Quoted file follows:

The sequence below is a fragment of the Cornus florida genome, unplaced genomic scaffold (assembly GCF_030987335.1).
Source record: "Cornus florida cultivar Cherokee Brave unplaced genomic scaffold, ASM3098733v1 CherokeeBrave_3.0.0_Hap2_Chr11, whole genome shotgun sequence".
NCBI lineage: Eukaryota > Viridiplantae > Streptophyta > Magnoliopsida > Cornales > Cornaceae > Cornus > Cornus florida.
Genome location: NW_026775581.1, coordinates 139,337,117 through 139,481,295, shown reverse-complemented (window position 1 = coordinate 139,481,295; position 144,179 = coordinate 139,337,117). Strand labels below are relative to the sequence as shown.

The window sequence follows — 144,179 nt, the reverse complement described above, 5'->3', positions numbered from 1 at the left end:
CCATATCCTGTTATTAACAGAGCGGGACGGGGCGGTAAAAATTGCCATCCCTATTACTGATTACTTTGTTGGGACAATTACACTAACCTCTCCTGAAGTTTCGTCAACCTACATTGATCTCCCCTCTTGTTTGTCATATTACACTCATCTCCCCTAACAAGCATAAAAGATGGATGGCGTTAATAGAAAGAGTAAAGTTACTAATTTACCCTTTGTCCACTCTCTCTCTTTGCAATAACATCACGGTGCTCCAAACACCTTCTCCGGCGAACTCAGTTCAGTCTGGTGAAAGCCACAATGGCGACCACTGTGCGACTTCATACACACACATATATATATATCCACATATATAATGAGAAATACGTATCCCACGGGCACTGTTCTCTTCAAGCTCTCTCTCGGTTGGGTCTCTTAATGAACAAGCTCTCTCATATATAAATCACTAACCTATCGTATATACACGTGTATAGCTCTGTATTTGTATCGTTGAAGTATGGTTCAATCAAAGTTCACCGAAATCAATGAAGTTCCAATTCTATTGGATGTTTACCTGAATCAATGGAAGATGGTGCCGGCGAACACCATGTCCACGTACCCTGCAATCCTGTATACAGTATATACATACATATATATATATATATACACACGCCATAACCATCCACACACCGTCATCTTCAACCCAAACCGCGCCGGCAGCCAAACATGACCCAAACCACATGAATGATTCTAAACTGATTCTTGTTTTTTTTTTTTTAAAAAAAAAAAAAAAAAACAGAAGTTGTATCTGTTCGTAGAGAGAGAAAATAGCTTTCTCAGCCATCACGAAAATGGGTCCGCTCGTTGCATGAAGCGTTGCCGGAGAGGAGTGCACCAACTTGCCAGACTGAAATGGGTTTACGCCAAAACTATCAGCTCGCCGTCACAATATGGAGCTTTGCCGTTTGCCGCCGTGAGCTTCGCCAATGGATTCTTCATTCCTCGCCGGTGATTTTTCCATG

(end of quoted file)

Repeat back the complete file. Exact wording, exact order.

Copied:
The sequence below is a fragment of the Cornus florida genome, unplaced genomic scaffold (assembly GCF_030987335.1).
Source record: "Cornus florida cultivar Cherokee Brave unplaced genomic scaffold, ASM3098733v1 CherokeeBrave_3.0.0_Hap2_Chr11, whole genome shotgun sequence".
NCBI lineage: Eukaryota > Viridiplantae > Streptophyta > Magnoliopsida > Cornales > Cornaceae > Cornus > Cornus florida.
Genome location: NW_026775581.1, coordinates 139,337,117 through 139,481,295, shown reverse-complemented (window position 1 = coordinate 139,481,295; position 144,179 = coordinate 139,337,117). Strand labels below are relative to the sequence as shown.

The window sequence follows — 144,179 nt, the reverse complement described above, 5'->3', positions numbered from 1 at the left end:
CCATATCCTGTTATTAACAGAGCGGGACGGGGCGGTAAAAATTGCCATCCCTATTACTGATTACTTTGTTGGGACAATTACACTAACCTCTCCTGAAGTTTCGTCAACCTACATTGATCTCCCCTCTTGTTTGTCATATTACACTCATCTCCCCTAACAAGCATAAAAGATGGATGGCGTTAATAGAAAGAGTAAAGTTACTAATTTACCCTTTGTCCACTCTCTCTCTTTGCAATAACATCACGGTGCTCCAAACACCTTCTCCGGCGAACTCAGTTCAGTCTGGTGAAAGCCACAATGGCGACCACTGTGCGACTTCATACACACACATATATATATATCCACATATATAATGAGAAATACGTATCCCACGGGCACTGTTCTCTTCAAGCTCTCTCTCGGTTGGGTCTCTTAATGAACAAGCTCTCTCATATATAAATCACTAACCTATCGTATATACACGTGTATAGCTCTGTATTTGTATCGTTGAAGTATGGTTCAATCAAAGTTCACCGAAATCAATGAAGTTCCAATTCTATTGGATGTTTACCTGAATCAATGGAAGATGGTGCCGGCGAACACCATGTCCACGTACCCTGCAATCCTGTATACAGTATATACATACATATATATATATATATACACACGCCATAACCATCCACACACCGTCATCTTCAACCCAAACCGCGCCGGCAGCCAAACATGACCCAAACCACATGAATGATTCTAAACTGATTCTTGTTTTTTTTTTTTTAAAAAAAAAAAAAAAAAACAGAAGTTGTATCTGTTCGTAGAGAGAGAAAATAGCTTTCTCAGCCATCACGAAAATGGGTCCGCTCGTTGCATGAAGCGTTGCCGGAGAGGAGTGCACCAACTTGCCAGACTGAAATGGGTTTACGCCAAAACTATCAGCTCGCCGTCACAATATGGAGCTTTGCCGTTTGCCGCCGTGAGCTTCGCCAATGGATTCTTCATTCCTCGCCGGTGATTTTTCCATG